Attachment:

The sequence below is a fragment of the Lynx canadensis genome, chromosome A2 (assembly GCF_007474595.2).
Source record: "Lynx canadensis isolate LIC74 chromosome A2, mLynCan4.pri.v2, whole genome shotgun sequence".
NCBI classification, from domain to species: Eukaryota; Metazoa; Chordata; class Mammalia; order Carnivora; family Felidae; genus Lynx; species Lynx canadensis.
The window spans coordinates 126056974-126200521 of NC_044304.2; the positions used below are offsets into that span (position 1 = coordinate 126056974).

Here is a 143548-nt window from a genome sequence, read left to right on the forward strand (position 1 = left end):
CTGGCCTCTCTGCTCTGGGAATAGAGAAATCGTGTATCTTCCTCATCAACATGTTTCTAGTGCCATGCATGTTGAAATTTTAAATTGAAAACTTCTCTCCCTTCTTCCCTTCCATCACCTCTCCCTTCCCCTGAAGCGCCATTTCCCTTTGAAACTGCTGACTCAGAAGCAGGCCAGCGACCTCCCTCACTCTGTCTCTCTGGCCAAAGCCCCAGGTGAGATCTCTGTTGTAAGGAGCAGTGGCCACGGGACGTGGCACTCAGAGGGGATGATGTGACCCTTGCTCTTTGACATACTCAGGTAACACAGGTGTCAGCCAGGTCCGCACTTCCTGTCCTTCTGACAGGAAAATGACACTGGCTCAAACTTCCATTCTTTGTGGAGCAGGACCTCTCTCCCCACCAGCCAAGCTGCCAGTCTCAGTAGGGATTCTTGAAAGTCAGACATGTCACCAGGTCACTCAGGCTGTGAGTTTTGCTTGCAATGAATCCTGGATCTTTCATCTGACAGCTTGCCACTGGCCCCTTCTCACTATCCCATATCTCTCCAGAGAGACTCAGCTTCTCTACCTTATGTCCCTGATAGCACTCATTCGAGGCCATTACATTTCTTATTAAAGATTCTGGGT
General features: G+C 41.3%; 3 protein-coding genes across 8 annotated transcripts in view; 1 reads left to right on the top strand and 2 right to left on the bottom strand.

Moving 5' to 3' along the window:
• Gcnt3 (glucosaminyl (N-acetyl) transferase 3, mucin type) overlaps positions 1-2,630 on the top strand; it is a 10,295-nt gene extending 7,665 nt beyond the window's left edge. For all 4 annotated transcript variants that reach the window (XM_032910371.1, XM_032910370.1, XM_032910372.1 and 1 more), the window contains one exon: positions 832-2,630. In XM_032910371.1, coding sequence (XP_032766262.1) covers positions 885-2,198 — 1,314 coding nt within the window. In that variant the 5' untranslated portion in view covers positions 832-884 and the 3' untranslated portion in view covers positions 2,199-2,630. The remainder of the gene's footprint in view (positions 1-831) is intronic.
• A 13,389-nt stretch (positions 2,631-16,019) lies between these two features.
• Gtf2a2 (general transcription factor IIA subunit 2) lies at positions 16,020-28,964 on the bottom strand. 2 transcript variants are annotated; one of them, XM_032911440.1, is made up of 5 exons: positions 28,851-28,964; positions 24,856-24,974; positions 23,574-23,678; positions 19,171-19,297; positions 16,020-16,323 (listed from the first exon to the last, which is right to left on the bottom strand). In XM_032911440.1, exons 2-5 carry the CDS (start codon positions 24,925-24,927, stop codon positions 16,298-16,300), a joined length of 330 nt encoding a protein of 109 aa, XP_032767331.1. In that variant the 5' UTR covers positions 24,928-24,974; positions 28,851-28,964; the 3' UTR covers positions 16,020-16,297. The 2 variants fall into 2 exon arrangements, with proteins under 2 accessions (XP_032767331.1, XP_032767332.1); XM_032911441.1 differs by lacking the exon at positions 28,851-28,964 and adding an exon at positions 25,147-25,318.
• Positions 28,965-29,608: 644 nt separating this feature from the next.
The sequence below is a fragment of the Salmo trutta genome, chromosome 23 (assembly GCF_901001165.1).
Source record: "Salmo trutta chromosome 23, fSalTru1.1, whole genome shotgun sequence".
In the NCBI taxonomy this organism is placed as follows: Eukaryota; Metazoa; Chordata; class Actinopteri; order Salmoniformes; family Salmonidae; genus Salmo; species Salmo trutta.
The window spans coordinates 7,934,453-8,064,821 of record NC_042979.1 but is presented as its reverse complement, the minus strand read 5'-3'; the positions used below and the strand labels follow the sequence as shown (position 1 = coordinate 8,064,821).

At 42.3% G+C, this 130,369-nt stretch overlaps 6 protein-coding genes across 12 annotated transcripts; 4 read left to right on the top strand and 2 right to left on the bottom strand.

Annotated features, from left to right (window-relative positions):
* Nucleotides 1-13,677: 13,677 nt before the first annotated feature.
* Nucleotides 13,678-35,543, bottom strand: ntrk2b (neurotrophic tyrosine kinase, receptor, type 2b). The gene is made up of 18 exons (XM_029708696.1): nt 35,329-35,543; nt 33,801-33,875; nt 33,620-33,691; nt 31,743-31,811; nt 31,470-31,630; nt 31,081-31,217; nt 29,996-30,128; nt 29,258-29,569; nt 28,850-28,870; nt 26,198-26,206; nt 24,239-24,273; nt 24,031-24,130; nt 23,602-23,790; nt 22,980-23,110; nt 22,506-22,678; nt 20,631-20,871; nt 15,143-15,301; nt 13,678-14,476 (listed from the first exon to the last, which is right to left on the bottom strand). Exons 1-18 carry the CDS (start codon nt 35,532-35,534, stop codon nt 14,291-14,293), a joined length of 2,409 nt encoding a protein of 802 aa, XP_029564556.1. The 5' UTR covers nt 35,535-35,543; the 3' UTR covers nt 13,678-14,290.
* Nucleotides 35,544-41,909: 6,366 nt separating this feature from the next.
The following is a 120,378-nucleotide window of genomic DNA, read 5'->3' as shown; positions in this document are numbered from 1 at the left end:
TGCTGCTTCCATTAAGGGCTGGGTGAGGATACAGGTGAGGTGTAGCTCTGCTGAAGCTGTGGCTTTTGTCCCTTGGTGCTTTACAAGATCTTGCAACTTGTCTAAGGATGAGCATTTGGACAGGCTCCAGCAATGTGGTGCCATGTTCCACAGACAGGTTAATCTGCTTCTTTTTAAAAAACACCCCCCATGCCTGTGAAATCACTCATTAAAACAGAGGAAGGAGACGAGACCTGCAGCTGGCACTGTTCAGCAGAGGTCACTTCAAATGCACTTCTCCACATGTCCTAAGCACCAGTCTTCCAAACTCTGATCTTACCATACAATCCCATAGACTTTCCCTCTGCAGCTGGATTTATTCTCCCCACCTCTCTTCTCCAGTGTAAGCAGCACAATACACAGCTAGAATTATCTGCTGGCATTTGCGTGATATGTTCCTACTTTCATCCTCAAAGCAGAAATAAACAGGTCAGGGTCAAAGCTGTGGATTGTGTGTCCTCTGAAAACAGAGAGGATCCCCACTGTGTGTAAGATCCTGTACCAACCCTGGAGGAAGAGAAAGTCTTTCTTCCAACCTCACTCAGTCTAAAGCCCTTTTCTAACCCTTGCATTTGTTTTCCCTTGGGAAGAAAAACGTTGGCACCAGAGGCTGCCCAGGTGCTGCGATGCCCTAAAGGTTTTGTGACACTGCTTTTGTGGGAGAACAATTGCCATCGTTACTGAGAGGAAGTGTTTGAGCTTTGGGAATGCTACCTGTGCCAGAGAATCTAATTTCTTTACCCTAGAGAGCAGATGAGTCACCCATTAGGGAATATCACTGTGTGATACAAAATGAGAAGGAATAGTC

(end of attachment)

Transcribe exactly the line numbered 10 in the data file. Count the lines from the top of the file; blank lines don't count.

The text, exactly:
• A 13,389-nt stretch (positions 2,631-16,019) lies between these two features.